Agar Rodney ADAMSON

ADAMSON, Agar Rodney

Personal Data

Party
Progressive Conservative
Constituency
York West (Ontario)
Birth Date
November 8, 1901
Deceased Date
April 8, 1954
Website
http://en.wikipedia.org/wiki/Agar_Rodney_Adamson
PARLINFO
http://www.parl.gc.ca/parlinfo/Files/Parliamentarian.aspx?Item=3f27b0a5-3b86-4f3a-8bab-f44a940c0742&Language=E&Section=ALL
Profession
mining engineer

Parliamentary Career

March 26, 1940 - December 10, 1942
CON
  York West (Ontario)
December 11, 1942 - April 16, 1945
PC
  York West (Ontario)
June 11, 1945 - April 30, 1949
PC
  York West (Ontario)
June 27, 1949 - June 13, 1953
PC
  York West (Ontario)
August 10, 1953 - April 12, 1957
PC
  York West (Ontario)

Most Recent Speeches (Page 4 of 582)


March 18, 1954

Mr. Adamson:

Thank you very much, Mr. Speaker; and I also thank the minister.

Topic:   PRIVILEGE
Subtopic:   MR. ADAMSON REFERENCE TO CANADIAN PRESS DISPATCH
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March 18, 1954

Mr. Rodney Adamson (York West):

Mr. Speaker, I rise on a question of personal privilege. In tonight's press I see a report by the Canadian Press to the effect that the Minister of Mines and Technical Surveys (Mr. Prudham) had stated that I wished Canada unilaterally to raise the price of gold in Canada. This so shocked me, as it is the very antithesis of everything I have said on the subject for many years, that I ask the right for complete and absolute denial at the earliest possible occasion-which is now.

What I advocate now, as in the past, is not that Canada set a price for gold, but that she, as the world's third trading nation, establish a free market for gold in Canada, so that an acceptable price may be arrived at, based on the open market decision within a country not employing exchange or currency control. This is the whole basis of my argument about gold as a monetary unit, and as an agent of convertibility. I introduced a bill this session on this very point.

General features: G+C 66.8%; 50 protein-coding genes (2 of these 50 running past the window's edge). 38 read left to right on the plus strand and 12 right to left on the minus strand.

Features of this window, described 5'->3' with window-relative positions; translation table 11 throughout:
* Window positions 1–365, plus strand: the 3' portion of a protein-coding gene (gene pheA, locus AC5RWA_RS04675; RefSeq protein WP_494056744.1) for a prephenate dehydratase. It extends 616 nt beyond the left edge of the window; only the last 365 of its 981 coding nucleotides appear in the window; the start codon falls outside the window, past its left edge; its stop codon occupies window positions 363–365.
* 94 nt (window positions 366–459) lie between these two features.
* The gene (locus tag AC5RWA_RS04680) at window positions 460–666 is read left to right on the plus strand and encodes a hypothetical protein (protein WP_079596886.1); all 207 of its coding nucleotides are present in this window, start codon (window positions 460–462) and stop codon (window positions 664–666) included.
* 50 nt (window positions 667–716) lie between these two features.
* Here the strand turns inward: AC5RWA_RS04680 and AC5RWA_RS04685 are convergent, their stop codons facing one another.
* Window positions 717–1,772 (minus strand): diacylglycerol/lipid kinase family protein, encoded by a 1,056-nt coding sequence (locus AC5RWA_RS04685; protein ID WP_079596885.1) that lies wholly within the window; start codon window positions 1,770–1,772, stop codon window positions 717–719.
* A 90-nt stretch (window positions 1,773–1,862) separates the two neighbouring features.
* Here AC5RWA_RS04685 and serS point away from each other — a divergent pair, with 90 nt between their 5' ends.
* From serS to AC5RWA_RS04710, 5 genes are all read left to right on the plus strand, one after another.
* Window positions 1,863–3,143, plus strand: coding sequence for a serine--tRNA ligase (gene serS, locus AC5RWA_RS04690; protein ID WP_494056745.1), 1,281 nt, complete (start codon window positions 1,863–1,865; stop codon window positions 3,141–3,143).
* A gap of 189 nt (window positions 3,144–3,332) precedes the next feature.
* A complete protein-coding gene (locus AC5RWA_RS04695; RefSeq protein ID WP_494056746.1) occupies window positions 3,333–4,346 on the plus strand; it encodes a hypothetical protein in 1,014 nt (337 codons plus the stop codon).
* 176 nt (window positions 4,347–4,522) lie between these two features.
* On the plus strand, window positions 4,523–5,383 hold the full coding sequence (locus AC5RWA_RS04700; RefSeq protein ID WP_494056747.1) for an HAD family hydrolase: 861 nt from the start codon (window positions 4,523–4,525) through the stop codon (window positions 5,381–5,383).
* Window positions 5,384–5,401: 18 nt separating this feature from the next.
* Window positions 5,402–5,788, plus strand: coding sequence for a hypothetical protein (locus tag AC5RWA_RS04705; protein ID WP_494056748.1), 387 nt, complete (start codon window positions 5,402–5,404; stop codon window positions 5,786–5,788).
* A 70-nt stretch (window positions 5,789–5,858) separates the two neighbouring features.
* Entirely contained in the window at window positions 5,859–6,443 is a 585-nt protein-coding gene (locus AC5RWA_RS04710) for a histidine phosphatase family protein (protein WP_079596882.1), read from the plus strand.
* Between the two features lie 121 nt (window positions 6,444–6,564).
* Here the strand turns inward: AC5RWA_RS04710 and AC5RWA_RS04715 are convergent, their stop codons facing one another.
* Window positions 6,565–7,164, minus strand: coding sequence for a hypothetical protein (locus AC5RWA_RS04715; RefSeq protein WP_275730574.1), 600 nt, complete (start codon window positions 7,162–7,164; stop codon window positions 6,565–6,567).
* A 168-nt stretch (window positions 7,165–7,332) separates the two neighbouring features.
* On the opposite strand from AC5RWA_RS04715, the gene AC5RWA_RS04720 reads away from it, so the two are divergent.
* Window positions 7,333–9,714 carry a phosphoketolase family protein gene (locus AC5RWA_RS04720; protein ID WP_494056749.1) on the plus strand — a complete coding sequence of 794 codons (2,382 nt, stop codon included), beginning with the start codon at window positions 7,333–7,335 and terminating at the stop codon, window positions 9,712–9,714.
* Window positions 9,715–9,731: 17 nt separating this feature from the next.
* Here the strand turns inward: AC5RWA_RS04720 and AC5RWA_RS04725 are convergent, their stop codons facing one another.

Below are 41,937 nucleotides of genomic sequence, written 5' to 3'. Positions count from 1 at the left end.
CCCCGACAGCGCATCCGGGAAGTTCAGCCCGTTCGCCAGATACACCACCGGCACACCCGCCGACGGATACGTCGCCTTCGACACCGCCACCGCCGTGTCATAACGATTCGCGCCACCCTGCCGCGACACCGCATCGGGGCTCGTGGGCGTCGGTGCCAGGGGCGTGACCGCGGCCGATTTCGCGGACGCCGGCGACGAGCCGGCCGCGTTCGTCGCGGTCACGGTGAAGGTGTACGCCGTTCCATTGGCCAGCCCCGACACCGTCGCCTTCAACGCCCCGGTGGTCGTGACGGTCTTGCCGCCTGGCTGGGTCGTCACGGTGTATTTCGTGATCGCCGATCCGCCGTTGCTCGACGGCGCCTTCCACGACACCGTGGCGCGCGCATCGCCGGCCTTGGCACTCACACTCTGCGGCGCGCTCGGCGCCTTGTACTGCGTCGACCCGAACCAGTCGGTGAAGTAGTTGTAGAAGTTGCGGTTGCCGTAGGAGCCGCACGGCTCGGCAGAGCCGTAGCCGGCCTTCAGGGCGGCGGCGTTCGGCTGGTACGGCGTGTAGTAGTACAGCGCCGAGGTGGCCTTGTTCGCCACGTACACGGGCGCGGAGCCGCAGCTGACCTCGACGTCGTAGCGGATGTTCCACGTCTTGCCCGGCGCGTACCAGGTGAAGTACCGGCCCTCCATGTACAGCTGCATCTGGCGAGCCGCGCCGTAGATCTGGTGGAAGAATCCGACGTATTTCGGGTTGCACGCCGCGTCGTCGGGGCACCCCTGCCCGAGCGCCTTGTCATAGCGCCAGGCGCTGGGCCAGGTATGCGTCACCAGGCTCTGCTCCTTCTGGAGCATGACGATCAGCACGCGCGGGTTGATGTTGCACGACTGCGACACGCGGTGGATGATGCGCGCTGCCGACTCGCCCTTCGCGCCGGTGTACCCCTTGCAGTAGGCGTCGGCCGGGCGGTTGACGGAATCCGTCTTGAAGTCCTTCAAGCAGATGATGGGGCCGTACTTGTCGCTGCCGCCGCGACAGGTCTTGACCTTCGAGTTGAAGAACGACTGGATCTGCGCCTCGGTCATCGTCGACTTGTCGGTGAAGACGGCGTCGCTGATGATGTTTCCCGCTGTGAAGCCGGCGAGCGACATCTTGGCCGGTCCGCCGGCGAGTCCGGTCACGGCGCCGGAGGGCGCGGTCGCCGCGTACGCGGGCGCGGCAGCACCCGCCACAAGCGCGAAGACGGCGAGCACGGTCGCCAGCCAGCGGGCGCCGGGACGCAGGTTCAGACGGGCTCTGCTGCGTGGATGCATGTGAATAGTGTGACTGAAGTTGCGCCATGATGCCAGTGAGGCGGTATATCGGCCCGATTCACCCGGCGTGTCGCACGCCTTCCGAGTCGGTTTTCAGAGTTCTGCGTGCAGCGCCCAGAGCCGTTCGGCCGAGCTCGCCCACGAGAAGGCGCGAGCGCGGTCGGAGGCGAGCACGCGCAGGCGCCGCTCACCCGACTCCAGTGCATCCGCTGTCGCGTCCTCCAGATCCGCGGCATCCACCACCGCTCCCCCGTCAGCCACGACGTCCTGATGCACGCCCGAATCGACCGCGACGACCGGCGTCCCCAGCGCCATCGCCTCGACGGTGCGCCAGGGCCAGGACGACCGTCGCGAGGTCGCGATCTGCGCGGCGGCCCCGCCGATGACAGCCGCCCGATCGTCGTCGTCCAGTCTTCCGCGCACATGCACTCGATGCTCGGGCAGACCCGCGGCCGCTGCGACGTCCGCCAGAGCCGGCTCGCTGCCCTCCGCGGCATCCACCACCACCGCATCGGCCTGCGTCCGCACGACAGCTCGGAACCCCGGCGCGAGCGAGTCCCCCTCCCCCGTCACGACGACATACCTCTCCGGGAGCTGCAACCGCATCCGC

I regret I had to be out of the house in the dying minutes of the debate on gold, and I regret that my point was not understood about the free market. I hope the minister will understand this-and I see he is in the house. I know he did not misstate the point deliberately, but I wish to correct it now. What I said in the debate on the bill was that Canada should take the lead and establish a free market for gold, so that a price could be arrived at within a free economy- not that we could artificially peg the price at $50, or any other amount, which would be quite impossible.

I agree with the minister in what he said. I wish merely to correct any misunderstanding, because his suggestion is the very antithesis of everything I have said in the house for years.

[Mr. Knowles.)

Topic:   PRIVILEGE
Subtopic:   MR. ADAMSON REFERENCE TO CANADIAN PRESS DISPATCH
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March 17, 1954

Mr. Rodney Adamson (York West):

Mr. Speaker, I see no reason why this bill should be unduly held up at this moment. However, I just wanted to answer certain statements which were put on the record by the hon. member for York South (Mr. Noseworthy) with regard to the earnings of gold mining companies. Of the 53 straight gold mines which are at present in production, the average yield is rather less than per cent on the present price of the stock. May I say that that yield is considerably under the yield of any group of manufacturing stocks or that on stocks of any other producers of primary products. As to dividends paid, for the straight gold mines in 1953-that is the 53 straight gold mines which were producing-the average dividend was 15 cents. If one excluded the McIntyre mine

which is now more of an investment trust than a gold producer, the average dividend would fall to 9 cents. I merely wanted to put these facts on the record in order to show that today the gold mining industry is not making profits and is virtually scraping the bottom of the barrel.

As to wages, while the wages paid in the straight gold mining industry are less than those paid in the base metal mines, nevertheless they compare favourably with and are very much higher than the average of industrial wages across Canada. I have the statistics in front of me but I will not burden the house by putting them on the record. However, they are here in the dominion bureau of statistics' statistical review and in the Labour Review.